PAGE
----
BLOOMBERG’S DILEMMA

“Reporters at Bloomberg News are on edge after their boss announced that if he chooses to run for president in 2020 — a decision he will have to finalize relatively soon — it could mean the end of the news outlet’s political coverage,” reports BuzzFeed, adding that billionaire Michael Bloomberg — currently worth $50 billion and running as a Democrat — broached this idea during a Radio Iowa interview.

“The interview quickly caused paranoia within Bloomberg’s news division, according to sources familiar with the matter. The politics team, in particular, has been rankled by what Bloomberg said about how in-house political reporters should handle his potential campaign (not at all),” BuzzFeed noted.

WEEKEND REAL ESTATE

For sale: The Little Daisy, built as a hotel in 1919 on four acres near Jerome, Arizona. Eight bedrooms, seven baths, grand dining and living rooms, floor to ceiling windows; stucco, stone and natural wood in abundance; multiple fireplaces, tile floors, coffered ceilings; 12,000 square-feet, rooftop garden, home theater, wine cellar, state-of-the-art kitchen, game room, craft studio, terraces, colonnades, spectacular views. Renovation took nine years, “steeped in Americana.” Priced at $6.2 million through TheLittleDaisyJerome.com.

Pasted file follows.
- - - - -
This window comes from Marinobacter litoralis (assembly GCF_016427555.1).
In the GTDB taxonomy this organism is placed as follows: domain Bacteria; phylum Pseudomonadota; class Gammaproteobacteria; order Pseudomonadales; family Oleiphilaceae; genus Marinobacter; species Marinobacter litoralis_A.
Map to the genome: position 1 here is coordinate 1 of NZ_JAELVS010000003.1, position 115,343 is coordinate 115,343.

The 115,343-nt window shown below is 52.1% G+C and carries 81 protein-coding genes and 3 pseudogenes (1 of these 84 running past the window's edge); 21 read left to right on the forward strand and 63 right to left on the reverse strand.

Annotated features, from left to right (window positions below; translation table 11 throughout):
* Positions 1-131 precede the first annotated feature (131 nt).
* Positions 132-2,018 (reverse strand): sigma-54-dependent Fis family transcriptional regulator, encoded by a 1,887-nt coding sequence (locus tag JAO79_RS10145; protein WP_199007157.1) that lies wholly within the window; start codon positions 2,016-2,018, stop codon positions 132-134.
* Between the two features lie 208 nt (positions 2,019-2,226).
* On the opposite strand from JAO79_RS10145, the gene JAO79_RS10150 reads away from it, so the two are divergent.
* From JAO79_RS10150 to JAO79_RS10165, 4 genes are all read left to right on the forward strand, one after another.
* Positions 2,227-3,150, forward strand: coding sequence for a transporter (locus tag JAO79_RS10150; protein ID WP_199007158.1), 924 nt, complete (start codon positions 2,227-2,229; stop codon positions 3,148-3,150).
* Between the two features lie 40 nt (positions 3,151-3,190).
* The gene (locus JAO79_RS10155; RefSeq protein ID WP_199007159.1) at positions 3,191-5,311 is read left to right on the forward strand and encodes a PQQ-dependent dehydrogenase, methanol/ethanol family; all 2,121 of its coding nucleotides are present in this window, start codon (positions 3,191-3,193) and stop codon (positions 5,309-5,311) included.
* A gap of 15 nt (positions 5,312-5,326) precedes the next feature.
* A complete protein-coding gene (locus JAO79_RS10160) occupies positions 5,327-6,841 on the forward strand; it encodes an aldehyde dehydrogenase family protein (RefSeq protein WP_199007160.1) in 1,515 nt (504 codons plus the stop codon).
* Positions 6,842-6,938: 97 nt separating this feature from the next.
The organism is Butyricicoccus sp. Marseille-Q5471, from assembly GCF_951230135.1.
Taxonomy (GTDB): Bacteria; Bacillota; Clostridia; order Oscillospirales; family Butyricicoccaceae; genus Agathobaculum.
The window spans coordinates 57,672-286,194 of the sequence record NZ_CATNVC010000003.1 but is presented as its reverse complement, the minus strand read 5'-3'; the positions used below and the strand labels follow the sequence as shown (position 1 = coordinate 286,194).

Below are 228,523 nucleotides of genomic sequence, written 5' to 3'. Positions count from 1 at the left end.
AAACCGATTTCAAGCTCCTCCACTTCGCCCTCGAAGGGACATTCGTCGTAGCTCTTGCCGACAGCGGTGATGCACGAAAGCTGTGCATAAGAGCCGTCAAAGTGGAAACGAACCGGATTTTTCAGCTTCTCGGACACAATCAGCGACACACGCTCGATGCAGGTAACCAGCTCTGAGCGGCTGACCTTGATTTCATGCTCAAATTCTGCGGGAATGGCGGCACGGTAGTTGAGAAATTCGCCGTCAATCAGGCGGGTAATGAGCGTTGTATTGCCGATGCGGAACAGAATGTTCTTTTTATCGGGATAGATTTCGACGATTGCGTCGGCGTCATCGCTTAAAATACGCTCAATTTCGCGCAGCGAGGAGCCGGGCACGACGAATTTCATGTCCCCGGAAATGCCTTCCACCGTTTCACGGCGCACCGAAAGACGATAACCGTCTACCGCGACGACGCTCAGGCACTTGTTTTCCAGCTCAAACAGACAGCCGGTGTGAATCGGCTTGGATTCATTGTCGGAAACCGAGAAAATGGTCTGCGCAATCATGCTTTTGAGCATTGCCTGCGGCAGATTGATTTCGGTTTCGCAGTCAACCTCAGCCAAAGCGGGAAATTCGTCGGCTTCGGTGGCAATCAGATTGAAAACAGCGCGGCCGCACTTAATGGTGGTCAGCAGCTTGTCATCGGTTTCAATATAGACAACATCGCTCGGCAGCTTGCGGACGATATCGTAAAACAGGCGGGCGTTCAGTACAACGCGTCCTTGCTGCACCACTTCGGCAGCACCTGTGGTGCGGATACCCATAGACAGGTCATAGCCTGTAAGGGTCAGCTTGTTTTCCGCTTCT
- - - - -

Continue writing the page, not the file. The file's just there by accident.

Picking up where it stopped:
POLL DU JOUR

26 percent of U.S. voters say governments are most responsible for combating climate change; 15 percent of Republicans, 24 percent of independents and 27 percent of Democrats agree.

22 percent say individuals are most responsible; 27 percent of Republicans, 21 percent of independents and 18 percent of Democrats agree.

22 percent overall do not know who is most responsible; 28 percent of Republicans, 25 percent of independents and 15 percent of Democrats agree.

16 percent say nonprofit and international organizations are responsible; 13 percent of Republicans, 14 percent of independents and 19 percent of Democrats agree.

11 percent say businesses are responsible; 13 percent of Republicans, 11 percent of independents and 10 percent of Democrats agree.

Source: A Politico/Morning Consult poll of 1,975 registered U.S. voters conducted Dec. 4-5.

• Kindly follow Jennifer Harper on Twitter @HarperBulletin